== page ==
USS Battleaxe/HMS Eastway


Back to Asbury Park was an anti-climax, but inevitable.  Our contingent was soon entrained again and this time South through Washington and on to Chesapeake Bay, and to Newport News, Virginia in the deep South of the USA. In a large harbour, at the jetty we had arrived at, there was a ship tied up which, with no exaggeration, came as a surprise to all of us, at last the Battleaxe.



Wartime sketch of HMS Eastway L.S.D.9


Wartime sketch of HMS Eastway L.S.D.9



At first the 11,000 ton grey ship looked like two ships linked together.  Well in reality that's what she was, with a huge dock in between, and a stern gate, and the forepart joined up with a bridge like any other warship.  She had a 4.5-inch gun, and down each side of the dock a row of Oberliken (anti-aircraft) guns.  But the most noticeable aspect was the two, one either side, sloping funnels.  The dock was about 400 feet long, 40 feet wide, and about 30 feet deep.  It could take a destroyer in, apart from the superstructure.  We learned that below each of the port and starboard decks were a number of large square sealed metal tanks, which when filled with water by electric pumps, their added weight would sink the ship into the water at predetermined depths.  And of course by pumping water out the ship would be brought back to the original level.


HMS Eastway: Casa Grande Class Dock Landing Ship


HMS Eastway: Casa Grande Class Dock Landing Ship




By opening or closing the water tight stern gate the dock could be filled or emptied, allowing LCT's or LCI's or other vessels to enter, and then dry docked and vice versa.  The main functional idea of all this was to be able to carry out repairs to damaged landing craft at invasion duties.


The inventor was a Scotsman, but lack of space in overworked British shipyards resulted in the first four being built in USA, their names given as HMS Eastway, Westway, Northway, and Southway.  Each ship had two engine rooms independent of each other but connected by a 'cat walk' which went right around the top of the dock.  There were 12 electrical officers to operate and maintain the exceptional number of equipment circuits needed. On the ship there were ample cabins and mess decks to accommodate crews of those ships being repaired in dock.


We were shown our quarters.  A 12- bunk mess, two decks below the water line with showers, lockers, heads, dining space, all spick and span.  It was aptly known as the 'Artisans Mess'.  The occupants to start with were; Petty Officer Writer (Pincher Martin), Petty Officer Joiner (Frank Rumney), Petty Officer Storekeeper (Jock Mullen), Petty Officer Shipwright (John Coan), Petty Officer Plumber (Ted Ingleton), a Petty Officer Butcher and Baker, myself, Petty Officer Radio Mechanic, a Chief Cook and three Gunnery Petty Officers (from the renowned Whale Island), Clack, Woollaston, and 'Ginger', and of course a Mess man (Able Seaman Henshaw) to look after our needs, cleaning, fetching our meals, making tea etc.  The future looked very promising indeed.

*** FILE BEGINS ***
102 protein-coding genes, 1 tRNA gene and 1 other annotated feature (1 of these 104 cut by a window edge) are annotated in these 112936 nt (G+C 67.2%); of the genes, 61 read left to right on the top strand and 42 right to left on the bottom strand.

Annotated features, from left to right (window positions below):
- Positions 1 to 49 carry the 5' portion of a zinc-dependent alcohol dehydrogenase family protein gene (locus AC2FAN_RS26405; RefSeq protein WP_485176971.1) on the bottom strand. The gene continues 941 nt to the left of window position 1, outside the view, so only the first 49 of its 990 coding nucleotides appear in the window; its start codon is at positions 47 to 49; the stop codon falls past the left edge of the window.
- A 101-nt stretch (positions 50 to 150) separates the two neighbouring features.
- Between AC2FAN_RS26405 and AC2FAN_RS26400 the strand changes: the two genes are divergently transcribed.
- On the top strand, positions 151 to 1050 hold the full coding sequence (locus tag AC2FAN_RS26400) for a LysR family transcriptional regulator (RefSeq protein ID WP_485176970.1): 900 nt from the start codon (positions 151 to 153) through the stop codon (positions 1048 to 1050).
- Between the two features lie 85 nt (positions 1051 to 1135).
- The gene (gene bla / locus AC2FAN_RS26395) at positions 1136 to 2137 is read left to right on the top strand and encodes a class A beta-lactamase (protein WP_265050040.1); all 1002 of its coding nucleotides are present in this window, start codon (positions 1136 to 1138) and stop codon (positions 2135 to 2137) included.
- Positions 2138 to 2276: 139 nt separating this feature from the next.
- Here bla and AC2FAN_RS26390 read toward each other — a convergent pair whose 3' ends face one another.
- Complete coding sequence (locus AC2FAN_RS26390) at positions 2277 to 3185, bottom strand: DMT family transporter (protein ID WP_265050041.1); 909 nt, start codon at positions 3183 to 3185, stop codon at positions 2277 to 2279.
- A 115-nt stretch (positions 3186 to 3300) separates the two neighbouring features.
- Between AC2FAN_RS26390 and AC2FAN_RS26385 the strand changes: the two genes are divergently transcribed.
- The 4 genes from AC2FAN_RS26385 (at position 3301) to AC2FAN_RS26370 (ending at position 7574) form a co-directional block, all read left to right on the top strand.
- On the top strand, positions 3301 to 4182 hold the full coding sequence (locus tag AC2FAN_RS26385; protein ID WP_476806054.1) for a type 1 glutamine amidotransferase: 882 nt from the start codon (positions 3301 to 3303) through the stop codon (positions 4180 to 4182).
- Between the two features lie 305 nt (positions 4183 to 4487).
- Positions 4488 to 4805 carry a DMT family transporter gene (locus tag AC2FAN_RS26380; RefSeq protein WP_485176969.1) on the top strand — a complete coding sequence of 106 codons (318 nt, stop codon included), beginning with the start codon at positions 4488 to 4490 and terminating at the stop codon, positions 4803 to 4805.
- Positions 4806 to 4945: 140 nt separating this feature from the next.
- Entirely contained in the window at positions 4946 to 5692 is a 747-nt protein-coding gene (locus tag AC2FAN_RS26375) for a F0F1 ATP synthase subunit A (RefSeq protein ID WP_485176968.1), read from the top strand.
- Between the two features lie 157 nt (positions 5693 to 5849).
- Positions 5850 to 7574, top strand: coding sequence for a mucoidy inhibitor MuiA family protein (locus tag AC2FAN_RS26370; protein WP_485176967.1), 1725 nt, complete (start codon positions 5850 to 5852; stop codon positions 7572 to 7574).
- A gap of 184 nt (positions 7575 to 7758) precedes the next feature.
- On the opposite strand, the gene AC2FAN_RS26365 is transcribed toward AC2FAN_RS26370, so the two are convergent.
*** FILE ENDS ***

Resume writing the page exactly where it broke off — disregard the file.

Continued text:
Behind the bridge, a deck lower, was the open flag deck about 50 feet square, at the stern end of which was the mat with the rotating radar aerial (my pigeon) and below the radar office and flag office.  Exploring this new ship further was most interesting, especially when I came across a cabin marked 'Barbers Shop'.  This indeed was a most welcome rarity, because it was always difficult on smaller ships to get one's hair cut.  So I promptly went in and found that it was immaculately fitted out with a large swivel chair, gleaming white washbasin and mirror, and to complete this grand sight, a seaman barber resplendent in white coat with scissors and comb at the ready.  "Haircut sir?" he asked, and I settled in the chair to enjoy this tonsorial treat.


He quickly began to dress (?) my hair, he proceeded to scrape, cut and pull at my hair, it was ten minutes of sheer torture, and when he had finished (I didn't dare look in the mirror) I was so relieved to be out of his 'clutches' that I said on leaving the 'Inquisition', "Were you a barber in civvy street before call up?"  "Me? No." he replied proudly, "I was a steeple jack!".


The next day the mystery of the name Battleaxe was delightfully solved. All the ship's company were gathered together on the flag deck and a USA Archbishop of their Church came aboard in full robes and addressed us all.  He told us that when the ship was originally built for the US Navy her name was to be USS Battleaxe but on transfer to the Royal Navy, had its new name HMS Eastway.  He then conducted a short service in which he 'christened' the ship with our name, and blessed her, and all who sailed in her!


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